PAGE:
Single-polarization fibers are specialty optical fibers which can transmit light with a certain linear polarization direction, whereas light with the other polarization direction is either not guided or at least experiences strong optical losses. Such fibers should not be confused with polarization-maintaining fibers, which guide light with any polarization state, but can preserve a linear polarization state when the polarization direction is properly aligned with the birefringence axis.
In many cases, single-polarization guidance occurs in only a limited wavelength range. Outside that range, both polarization directions or no light at all may be guided. Also, some fibers exhibit a limited extinction ratio.
Different principles of operation can be utilized for single-polarization fibers. A common approach is the use an elliptical core, which introduces strong birefringence and also a polarization dependence of a cut-off wavelength, so that only light with one polarization direction is guided, whereas the fiber is a leaky waveguide for the other polarization. Alternatively or in addition, the rotational symmetry may be broken by structures around the fiber core, such as air holes on two sides (side-hole fibers, hole-assisted fibers). Another class of methods uses built-in mechanical stress. In any case, the birefringence serves to reduce the coupling of the two polarization directions.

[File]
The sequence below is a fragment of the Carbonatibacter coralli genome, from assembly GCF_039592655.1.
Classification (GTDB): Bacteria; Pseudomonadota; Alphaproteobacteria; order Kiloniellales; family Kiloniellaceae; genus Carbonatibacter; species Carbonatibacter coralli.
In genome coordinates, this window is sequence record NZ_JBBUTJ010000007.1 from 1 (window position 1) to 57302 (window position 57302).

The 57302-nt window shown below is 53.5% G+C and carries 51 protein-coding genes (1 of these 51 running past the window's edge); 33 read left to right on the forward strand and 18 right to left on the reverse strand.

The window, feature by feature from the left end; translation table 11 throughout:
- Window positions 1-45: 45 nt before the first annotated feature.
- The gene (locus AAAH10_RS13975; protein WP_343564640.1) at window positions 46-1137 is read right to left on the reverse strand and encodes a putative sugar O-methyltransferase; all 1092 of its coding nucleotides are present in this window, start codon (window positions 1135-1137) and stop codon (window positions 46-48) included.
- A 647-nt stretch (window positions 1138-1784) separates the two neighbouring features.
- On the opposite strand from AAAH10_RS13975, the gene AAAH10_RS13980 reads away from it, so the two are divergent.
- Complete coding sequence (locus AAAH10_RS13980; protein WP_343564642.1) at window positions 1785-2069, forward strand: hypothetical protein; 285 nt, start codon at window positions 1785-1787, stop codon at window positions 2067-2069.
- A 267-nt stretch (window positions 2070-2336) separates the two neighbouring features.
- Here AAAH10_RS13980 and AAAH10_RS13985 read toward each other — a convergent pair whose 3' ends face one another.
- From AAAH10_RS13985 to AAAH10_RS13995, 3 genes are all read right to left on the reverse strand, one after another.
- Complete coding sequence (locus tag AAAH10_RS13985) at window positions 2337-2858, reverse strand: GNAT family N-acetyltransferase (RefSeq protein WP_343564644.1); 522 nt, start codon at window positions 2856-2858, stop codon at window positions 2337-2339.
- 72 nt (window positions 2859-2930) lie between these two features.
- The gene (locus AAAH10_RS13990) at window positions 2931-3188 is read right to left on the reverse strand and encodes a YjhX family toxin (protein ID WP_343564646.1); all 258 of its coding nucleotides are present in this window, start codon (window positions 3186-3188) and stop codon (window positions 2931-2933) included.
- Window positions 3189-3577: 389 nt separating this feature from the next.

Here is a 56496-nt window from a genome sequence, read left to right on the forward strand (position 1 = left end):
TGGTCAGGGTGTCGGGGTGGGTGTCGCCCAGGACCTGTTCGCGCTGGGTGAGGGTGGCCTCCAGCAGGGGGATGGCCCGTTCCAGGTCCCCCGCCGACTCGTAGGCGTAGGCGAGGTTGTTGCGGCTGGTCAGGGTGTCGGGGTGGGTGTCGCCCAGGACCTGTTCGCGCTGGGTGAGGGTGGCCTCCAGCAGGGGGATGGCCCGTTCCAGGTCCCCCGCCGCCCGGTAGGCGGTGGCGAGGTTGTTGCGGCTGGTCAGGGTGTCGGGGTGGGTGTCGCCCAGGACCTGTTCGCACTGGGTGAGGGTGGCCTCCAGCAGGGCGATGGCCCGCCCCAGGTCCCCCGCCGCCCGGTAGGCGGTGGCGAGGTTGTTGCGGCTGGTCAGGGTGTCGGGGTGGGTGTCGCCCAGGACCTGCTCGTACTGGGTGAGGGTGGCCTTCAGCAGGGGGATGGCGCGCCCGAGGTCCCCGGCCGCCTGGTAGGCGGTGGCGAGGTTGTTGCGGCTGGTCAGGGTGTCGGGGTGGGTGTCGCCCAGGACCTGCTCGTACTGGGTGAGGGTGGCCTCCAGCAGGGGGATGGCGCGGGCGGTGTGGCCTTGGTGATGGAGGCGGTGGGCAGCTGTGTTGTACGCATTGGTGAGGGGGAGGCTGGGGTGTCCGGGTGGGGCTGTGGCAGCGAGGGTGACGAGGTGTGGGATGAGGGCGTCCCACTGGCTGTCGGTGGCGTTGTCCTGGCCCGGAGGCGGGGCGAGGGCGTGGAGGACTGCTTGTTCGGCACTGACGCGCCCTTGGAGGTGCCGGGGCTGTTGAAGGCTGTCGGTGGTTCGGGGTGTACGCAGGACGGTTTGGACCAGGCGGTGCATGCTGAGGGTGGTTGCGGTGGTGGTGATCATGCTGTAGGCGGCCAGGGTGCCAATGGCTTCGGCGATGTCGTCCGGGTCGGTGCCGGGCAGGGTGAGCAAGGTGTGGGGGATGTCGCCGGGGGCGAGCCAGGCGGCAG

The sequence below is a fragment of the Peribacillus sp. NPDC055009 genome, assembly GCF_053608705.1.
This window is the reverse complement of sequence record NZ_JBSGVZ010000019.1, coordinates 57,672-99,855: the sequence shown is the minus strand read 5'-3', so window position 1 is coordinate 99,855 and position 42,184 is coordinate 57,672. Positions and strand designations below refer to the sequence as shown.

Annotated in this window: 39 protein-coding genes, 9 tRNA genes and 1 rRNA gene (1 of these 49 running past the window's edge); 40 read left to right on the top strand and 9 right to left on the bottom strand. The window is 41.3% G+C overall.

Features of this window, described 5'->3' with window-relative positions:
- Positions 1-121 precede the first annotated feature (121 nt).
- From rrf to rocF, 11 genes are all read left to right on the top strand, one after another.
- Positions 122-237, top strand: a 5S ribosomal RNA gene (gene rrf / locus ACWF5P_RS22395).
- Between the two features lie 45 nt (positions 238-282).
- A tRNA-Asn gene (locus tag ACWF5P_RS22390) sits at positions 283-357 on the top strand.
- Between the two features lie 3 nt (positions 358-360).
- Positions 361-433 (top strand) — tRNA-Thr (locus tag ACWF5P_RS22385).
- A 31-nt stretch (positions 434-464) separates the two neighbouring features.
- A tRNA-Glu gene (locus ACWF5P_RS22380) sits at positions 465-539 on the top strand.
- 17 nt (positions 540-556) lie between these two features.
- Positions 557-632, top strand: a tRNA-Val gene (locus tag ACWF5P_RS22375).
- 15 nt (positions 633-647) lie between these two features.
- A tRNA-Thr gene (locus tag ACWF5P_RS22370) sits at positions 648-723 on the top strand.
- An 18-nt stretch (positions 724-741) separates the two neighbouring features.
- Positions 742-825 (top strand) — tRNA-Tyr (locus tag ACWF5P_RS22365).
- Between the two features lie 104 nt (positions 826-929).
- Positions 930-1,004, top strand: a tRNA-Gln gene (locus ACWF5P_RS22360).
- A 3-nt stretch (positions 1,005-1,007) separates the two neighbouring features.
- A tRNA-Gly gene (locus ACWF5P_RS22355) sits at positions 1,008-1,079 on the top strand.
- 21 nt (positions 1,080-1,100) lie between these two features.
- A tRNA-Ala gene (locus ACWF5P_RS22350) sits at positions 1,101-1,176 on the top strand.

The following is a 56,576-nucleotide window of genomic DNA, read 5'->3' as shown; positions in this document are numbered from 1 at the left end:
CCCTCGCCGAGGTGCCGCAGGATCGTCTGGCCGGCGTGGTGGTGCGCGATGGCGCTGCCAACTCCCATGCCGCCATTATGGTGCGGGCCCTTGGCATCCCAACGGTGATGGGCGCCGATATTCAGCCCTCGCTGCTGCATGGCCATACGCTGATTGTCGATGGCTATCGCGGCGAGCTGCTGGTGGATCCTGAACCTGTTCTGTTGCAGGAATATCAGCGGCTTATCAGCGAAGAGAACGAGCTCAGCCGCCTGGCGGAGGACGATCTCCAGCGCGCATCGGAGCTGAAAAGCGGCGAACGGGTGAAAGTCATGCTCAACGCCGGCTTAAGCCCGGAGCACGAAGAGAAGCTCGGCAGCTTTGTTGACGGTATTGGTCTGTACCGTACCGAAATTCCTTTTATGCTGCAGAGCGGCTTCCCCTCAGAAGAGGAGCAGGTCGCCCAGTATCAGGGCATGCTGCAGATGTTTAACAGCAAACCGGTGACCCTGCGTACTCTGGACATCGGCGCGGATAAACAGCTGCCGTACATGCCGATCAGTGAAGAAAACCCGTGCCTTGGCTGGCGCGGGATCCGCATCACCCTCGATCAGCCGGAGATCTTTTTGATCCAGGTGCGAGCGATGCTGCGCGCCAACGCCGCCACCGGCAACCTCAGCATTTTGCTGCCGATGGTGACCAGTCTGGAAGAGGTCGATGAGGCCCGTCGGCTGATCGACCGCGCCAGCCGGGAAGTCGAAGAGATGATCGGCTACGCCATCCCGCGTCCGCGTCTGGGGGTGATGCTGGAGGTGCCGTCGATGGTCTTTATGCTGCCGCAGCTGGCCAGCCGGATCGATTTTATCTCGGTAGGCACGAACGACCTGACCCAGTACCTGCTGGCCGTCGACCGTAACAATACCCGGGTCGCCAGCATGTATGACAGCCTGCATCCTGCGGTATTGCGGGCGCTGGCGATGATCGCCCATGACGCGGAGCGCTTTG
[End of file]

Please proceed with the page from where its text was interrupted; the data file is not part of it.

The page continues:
There are also various types of single-polarization photonic crystal fibers. Here, a suitable arrangement of microscopic air holes again breaks the rotational symmetry and introduces polarization-dependent guiding properties.
Used in fiber lasers, single-polarization fibers guarantee polarized laser emission. There are also various uses in the field of fiber-optic sensors, where polarization effects in standard fibers can lead to unwanted effects.
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